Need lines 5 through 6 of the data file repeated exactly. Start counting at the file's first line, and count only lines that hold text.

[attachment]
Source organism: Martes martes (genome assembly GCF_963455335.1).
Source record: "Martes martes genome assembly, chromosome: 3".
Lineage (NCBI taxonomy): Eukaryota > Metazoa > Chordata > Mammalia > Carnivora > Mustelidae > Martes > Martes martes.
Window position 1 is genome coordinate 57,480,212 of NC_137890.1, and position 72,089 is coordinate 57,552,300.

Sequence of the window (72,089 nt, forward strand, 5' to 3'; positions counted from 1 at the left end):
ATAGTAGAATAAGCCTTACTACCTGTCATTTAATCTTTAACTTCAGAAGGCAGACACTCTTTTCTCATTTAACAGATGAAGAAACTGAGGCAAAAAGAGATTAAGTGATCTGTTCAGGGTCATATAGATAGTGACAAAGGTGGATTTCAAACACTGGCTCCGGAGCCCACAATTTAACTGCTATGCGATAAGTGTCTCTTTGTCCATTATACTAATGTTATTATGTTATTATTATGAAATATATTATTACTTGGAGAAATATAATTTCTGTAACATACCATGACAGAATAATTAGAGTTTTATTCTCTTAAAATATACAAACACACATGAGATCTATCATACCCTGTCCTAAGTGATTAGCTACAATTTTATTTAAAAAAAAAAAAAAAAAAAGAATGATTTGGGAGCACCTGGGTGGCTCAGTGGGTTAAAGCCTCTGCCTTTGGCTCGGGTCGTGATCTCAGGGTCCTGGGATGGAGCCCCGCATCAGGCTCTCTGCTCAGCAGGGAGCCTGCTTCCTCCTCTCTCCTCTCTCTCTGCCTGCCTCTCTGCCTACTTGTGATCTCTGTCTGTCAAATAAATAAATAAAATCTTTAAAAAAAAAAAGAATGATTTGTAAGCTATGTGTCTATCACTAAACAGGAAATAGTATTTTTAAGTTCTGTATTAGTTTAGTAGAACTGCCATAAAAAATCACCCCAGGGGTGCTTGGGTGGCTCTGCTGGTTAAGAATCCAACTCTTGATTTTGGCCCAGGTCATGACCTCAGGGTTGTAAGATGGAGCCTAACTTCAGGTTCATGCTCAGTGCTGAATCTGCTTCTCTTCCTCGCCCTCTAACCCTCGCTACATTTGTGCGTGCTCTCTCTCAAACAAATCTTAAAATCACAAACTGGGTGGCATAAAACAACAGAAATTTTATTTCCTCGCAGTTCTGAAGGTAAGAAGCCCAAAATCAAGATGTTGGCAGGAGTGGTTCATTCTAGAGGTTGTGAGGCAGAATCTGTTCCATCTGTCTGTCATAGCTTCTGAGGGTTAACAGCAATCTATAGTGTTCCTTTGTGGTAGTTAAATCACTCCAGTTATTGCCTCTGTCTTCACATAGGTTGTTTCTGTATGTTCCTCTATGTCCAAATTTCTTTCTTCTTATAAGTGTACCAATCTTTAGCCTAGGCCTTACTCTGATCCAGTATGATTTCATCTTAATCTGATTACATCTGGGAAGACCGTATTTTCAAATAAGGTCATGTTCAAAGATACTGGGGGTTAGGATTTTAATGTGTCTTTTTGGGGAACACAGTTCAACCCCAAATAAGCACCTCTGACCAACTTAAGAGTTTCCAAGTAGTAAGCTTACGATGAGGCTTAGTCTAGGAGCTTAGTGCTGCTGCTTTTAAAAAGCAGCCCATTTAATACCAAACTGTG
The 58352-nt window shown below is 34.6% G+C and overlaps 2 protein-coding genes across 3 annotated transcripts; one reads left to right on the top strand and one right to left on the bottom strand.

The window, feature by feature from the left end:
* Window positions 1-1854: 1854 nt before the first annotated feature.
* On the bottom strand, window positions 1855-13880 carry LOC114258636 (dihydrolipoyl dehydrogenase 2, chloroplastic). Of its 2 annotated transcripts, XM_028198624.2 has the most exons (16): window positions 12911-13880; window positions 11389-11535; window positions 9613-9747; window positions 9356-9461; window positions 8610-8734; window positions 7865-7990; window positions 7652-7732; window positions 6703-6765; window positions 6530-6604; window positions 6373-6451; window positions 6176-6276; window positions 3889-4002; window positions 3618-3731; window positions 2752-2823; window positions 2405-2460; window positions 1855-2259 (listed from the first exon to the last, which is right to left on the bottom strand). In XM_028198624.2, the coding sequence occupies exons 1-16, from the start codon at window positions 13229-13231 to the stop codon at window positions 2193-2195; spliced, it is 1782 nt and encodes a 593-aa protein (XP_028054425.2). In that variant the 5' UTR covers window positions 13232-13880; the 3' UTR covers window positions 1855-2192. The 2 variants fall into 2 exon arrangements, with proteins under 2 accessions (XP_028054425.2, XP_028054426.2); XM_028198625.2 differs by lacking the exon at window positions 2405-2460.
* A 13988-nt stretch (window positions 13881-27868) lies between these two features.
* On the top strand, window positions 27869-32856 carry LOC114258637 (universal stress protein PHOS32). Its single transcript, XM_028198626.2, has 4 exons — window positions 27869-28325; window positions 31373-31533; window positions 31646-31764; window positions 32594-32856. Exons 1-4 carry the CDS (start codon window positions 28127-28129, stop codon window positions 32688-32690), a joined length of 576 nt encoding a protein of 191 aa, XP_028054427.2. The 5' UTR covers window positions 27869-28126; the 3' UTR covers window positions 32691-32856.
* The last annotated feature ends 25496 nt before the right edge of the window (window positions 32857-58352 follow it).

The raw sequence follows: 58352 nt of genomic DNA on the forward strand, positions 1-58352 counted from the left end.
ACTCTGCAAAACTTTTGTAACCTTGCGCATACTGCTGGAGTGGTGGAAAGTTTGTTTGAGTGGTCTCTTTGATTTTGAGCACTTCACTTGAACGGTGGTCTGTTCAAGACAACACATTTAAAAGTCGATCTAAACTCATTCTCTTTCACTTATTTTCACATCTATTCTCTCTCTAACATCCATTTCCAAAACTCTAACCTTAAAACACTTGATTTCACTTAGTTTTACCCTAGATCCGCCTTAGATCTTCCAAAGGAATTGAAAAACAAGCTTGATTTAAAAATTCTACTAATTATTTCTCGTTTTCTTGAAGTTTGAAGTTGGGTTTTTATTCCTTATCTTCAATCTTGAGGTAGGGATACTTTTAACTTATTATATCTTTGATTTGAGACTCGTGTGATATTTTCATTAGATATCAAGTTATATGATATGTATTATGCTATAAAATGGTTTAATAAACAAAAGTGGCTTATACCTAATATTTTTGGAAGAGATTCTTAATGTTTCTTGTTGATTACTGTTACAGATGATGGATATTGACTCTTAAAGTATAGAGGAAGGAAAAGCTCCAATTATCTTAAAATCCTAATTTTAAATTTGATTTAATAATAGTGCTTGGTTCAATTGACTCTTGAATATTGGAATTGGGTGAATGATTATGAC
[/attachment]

Sequence of the window (72,089 nt, forward strand, 5' to 3'; positions counted from 1 at the left end):
ATAGTAGAATAAGCCTTACTACCTGTCATTTAATCTTTAACTTCAGAAGGCAGACACTCTTTTCTCATTTAACAGATGAAGAAACTGAGGCAAAAAGAGATTAAGTGATCTGTTCAGGGTCATATAGATAGTGACAAAGGTGGATTTCAAACACTGGCTCCGGAGCCCACAATTTAACTGCTATGCGATAAGTGTCTCTTTGTCCATTATACTAATGTTATTATGTTATTATTATGAAATATATTATTACTTGGAGAAATATAATTTCTGTAACATACCATGACAGAATAATTAGAGTTTTATTCTCTTAAAATATACAAACACACATGAGATCTATCATACCCTGTCCTAAGTGATTAGCTACAATTTTATTTAAAAAAAAAAAAAAAAAAAGAATGATTTGGGAGCACCTGGGTGGCTCAGTGGGTTAAAGCCTCTGCCTTTGGCTCGGGTCGTGATCTCAGGGTCCTGGGATGGAGCCCCGCATCAGGCTCTCTGCTCAGCAGGGAGCCTGCTTCCTCCTCTCTCCTCTCTCTCTGCCTGCCTCTCTGCCTACTTGTGATCTCTGTCTGTCAAATAAATAAATAAAATCTTTAAAAAAAAAAAGAATGATTTGTAAGCTATGTGTCTATCACTAAACAGGAAATAGTATTTTTAAGTTCTGTATTAGTTTAGTAGAACTGCCATAAAAAATCACCCCAGGGGTGCTTGGGTGGCTCTGCTGGTTAAGAATCCAACTCTTGATTTTGGCCCAGGTCATGACCTCAGGGTTGTAAGATGGAGCCTAACTTCAGGTTCATGCTCAGTGCTGAATCTGCTTCTCTTCCTCGCCCTCTAACCCTCGCTACATTTGTGCGTGCTCTCTCTCAAACAAATCTTAAAATCACAAACTGGGTGGCATAAAACAACAGAAATTTTATTTCCTCGCAGTTCTGAAGGTAAGAAGCCCAAAATCAAGATGTTGGCAGGAGTGGTTCATTCTAGAGGTTGTGAGGCAGAATCTGTTCCATCTGTCTGTCATAGCTTCTGAGGGTTAACAGCAATCTATAGTGTTCCTTTGTGGTAGTTAAATCACTCCAGTTATTGCCTCTGTCTTCACATAGGTTGTTTCTGTATGTTCCTCTATGTCCAAATTTCTTTCTTCTTATAAGTGTACCAATCTTTAGCCTAGGCCTTACTCTGATCCAGTATGATTTCATCTTAATCTGATTACATCTGGGAAGACCGTATTTTCAAATAAGGTCATGTTCAAAGATACTGGGGGTTAGGATTTTAATGTGTCTTTTTGGGGAACACAGTTCAACCCCAAATAAGCACCTCTGACCAACTTAAGAGTTTCCAAGTAGTAAGCTTACGATGAGGCTTAGTCTAGGAGCTTAGTGCTGCTGCTTTTAAAAAGCAGCCCATTTAATACCAAACTGTG